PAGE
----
BT calls for Euro-wide telecoms regulations

BT calls for Euro-wide telecoms regulations

Summary: The IT and telecoms provider claims European companies could benefit from being able to arrange a single contract for all their fixed or mobile services across the region

TOPICS: Networking

BT has released research that claims huge benefits to the European economy if telecoms regulation was harmonised across the continent, allowing more consistent IT contracts and services for multinational companies.

The paper, entitled Productivity, Growth and Jobs: How Telecoms Regulation Can Support European Businesses, suggests Europe's economy could benefit by up to €1,300bn (£1,026bn) over the next 20 years "with the development of seamless pan-European electronic communications services". The study was carried out by Indepen Consulting and has backing from BT, the International Telecommunications Users Group (INTUG) and the European Virtual Private Network Users Association (EVUA).

"Business users simply cannot obtain a single contract for fixed or mobile services with similar service levels in all member states," said Nick White, vice chairman of INTUG. "Instead they have to deal with a patchwork of inconsistent arrangements. This hinders the full use of IT applications to improve supply-chain management and re-engineer business processes on a pan-EU basis, often resulting in only partial implementation."

The European Commission is keen on the idea of creating a "super-regulator" to oversee and potentially veto national telecoms regulators in Europe — an idea that has met with strong resistance from national regulators such as Ofcom. One of the Commission's chief goals in this is the harmonisation of telecoms services — particularly things such as service levels and ubiquitous broadband access — across the continent.

As a company that offers IT and telecoms services across many European countries, BT is now stepping up its support for such reforms. "As EU ministers gather for the informal Competitiveness Council meeting on 14 April they should be acutely aware that the current telecoms regulatory regime is not supporting the international competitiveness of EU businesses," read a statement from BT on Thursday.

Luis Alvarez, BT's president for EMEA and Latin America, said the Indepen study showed "a shift in mindset is required on the part of policy-makers".

"Competitive broadband services for private consumers are certainly an important part of building a European knowledge economy," Alvarez added. "But the current review of the EU telecoms framework must give equal attention to the different needs of multinational business customers which account for around 35 percent of EU GDP."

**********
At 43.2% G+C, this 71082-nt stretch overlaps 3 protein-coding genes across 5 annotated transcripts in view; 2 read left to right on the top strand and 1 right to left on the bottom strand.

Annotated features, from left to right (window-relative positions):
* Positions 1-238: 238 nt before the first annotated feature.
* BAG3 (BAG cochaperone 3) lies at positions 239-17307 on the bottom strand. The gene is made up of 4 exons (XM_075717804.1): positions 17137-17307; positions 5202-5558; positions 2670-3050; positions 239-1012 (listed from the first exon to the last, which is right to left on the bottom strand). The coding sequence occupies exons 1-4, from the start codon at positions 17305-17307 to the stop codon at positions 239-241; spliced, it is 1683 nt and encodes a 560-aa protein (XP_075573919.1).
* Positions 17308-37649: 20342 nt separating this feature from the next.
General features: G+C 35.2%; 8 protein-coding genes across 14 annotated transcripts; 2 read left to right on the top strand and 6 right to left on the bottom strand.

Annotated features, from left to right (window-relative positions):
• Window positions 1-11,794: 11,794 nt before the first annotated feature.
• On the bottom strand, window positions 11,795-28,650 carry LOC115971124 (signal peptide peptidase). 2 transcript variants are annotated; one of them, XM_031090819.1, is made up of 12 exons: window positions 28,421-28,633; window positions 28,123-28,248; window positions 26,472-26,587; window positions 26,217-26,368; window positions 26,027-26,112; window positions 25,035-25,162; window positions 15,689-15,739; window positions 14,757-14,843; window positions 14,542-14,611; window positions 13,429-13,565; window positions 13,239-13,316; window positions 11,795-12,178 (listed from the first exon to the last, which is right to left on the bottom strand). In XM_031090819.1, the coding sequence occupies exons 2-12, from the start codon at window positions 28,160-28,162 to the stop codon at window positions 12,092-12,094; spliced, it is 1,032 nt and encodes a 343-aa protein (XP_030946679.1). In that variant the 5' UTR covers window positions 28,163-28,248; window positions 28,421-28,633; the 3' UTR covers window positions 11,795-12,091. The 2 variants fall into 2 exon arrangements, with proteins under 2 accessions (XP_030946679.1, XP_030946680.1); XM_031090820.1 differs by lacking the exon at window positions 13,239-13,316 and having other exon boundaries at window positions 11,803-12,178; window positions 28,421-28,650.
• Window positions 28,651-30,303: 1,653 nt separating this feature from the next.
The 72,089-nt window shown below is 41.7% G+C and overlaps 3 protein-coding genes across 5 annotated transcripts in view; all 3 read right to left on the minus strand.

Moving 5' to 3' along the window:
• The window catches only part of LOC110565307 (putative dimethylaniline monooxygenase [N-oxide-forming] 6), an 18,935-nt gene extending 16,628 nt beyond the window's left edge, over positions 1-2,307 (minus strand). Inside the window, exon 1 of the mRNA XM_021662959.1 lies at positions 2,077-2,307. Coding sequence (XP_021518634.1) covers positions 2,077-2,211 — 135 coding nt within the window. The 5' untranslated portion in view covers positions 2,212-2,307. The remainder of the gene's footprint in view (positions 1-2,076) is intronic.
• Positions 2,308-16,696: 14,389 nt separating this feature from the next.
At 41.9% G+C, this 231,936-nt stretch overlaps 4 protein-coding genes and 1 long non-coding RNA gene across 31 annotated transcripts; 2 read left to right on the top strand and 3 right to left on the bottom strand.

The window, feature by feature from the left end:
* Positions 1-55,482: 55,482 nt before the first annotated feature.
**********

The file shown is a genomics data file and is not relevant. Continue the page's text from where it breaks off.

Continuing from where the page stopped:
"Ofcom is aware of the importance of communications services to business consumers, [stimulating] innovation and productivity, [which] in turn benefits consumers in general," reads a statement from the regulator on Monday.

"Ofcom believes that the best way to improve such innovation and competition is to facilitate choice and competition and, through the European Regulators Group (ERG), we are continuing work to ensure consistency of approach in the determination and implementation of regulatory remedies that will help to open up communications services markets throughout Europe," the statement adds.

Topic: Networking

David Meyer

About David Meyer

David Meyer is a freelance technology journalist. He fell into journalism when he realised his musical career wouldn't pay the bills. David's main focus is on communications, as well as internet technologies, regulation and mobile devices.

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  • Next Generation of Telcoms or Monopoly Telcoms

    As with every option in life, this comes with advantages for multinational companies in one side and disadvantages for some local operators, which some management, finance or political reason are not being able to keep up with the increasing high levels of user expectations and demand. On my experience, on African countries, with new operators, established in last 15 years. We know that if this was to become a World-Wide Telecoms regulations would kill lots of new companies, given the lack of procedures and experience on the field. So I strong believe that some local companies will tend to disappear if they don
    Kussi Bernardo